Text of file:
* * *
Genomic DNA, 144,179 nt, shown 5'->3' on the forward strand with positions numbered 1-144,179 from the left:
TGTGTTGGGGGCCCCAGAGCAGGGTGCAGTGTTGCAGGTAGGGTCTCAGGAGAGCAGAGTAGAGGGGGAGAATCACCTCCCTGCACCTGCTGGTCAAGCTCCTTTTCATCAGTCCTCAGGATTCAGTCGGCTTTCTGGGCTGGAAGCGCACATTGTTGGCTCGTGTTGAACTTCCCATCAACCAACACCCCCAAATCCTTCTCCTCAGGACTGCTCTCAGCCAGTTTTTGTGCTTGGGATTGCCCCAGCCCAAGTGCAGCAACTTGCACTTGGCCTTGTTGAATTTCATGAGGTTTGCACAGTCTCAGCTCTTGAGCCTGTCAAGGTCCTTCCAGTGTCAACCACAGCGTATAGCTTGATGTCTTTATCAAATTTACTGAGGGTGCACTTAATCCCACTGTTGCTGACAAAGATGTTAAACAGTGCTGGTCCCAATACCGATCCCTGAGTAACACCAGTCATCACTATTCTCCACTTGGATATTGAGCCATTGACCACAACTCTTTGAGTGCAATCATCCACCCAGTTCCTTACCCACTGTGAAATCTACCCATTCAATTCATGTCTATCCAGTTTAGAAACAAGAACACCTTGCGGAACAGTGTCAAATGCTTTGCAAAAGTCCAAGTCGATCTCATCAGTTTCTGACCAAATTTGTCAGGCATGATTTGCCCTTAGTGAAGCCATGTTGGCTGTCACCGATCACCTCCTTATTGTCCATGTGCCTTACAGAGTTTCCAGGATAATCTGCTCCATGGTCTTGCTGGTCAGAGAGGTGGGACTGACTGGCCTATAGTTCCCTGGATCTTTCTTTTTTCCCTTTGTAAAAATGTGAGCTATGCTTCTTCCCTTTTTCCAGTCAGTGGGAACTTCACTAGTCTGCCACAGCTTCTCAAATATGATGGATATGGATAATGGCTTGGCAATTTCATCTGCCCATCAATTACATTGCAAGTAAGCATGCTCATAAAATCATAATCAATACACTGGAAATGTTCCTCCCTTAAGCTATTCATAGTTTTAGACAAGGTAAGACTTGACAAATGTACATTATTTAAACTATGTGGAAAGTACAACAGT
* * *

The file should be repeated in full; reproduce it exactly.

Genomic DNA, 144,179 nt, shown 5'->3' on the forward strand with positions numbered 1-144,179 from the left:
TGTGTTGGGGGCCCCAGAGCAGGGTGCAGTGTTGCAGGTAGGGTCTCAGGAGAGCAGAGTAGAGGGGGAGAATCACCTCCCTGCACCTGCTGGTCAAGCTCCTTTTCATCAGTCCTCAGGATTCAGTCGGCTTTCTGGGCTGGAAGCGCACATTGTTGGCTCGTGTTGAACTTCCCATCAACCAACACCCCCAAATCCTTCTCCTCAGGACTGCTCTCAGCCAGTTTTTGTGCTTGGGATTGCCCCAGCCCAAGTGCAGCAACTTGCACTTGGCCTTGTTGAATTTCATGAGGTTTGCACAGTCTCAGCTCTTGAGCCTGTCAAGGTCCTTCCAGTGTCAACCACAGCGTATAGCTTGATGTCTTTATCAAATTTACTGAGGGTGCACTTAATCCCACTGTTGCTGACAAAGATGTTAAACAGTGCTGGTCCCAATACCGATCCCTGAGTAACACCAGTCATCACTATTCTCCACTTGGATATTGAGCCATTGACCACAACTCTTTGAGTGCAATCATCCACCCAGTTCCTTACCCACTGTGAAATCTACCCATTCAATTCATGTCTATCCAGTTTAGAAACAAGAACACCTTGCGGAACAGTGTCAAATGCTTTGCAAAAGTCCAAGTCGATCTCATCAGTTTCTGACCAAATTTGTCAGGCATGATTTGCCCTTAGTGAAGCCATGTTGGCTGTCACCGATCACCTCCTTATTGTCCATGTGCCTTACAGAGTTTCCAGGATAATCTGCTCCATGGTCTTGCTGGTCAGAGAGGTGGGACTGACTGGCCTATAGTTCCCTGGATCTTTCTTTTTTCCCTTTGTAAAAATGTGAGCTATGCTTCTTCCCTTTTTCCAGTCAGTGGGAACTTCACTAGTCTGCCACAGCTTCTCAAATATGATGGATATGGATAATGGCTTGGCAATTTCATCTGCCCATCAATTACATTGCAAGTAAGCATGCTCATAAAATCATAATCAATACACTGGAAATGTTCCTCCCTTAAGCTATTCATAGTTTTAGACAAGGTAAGACTTGACAAATGTACATTATTTAAACTATGTGGAAAGTACAACAGT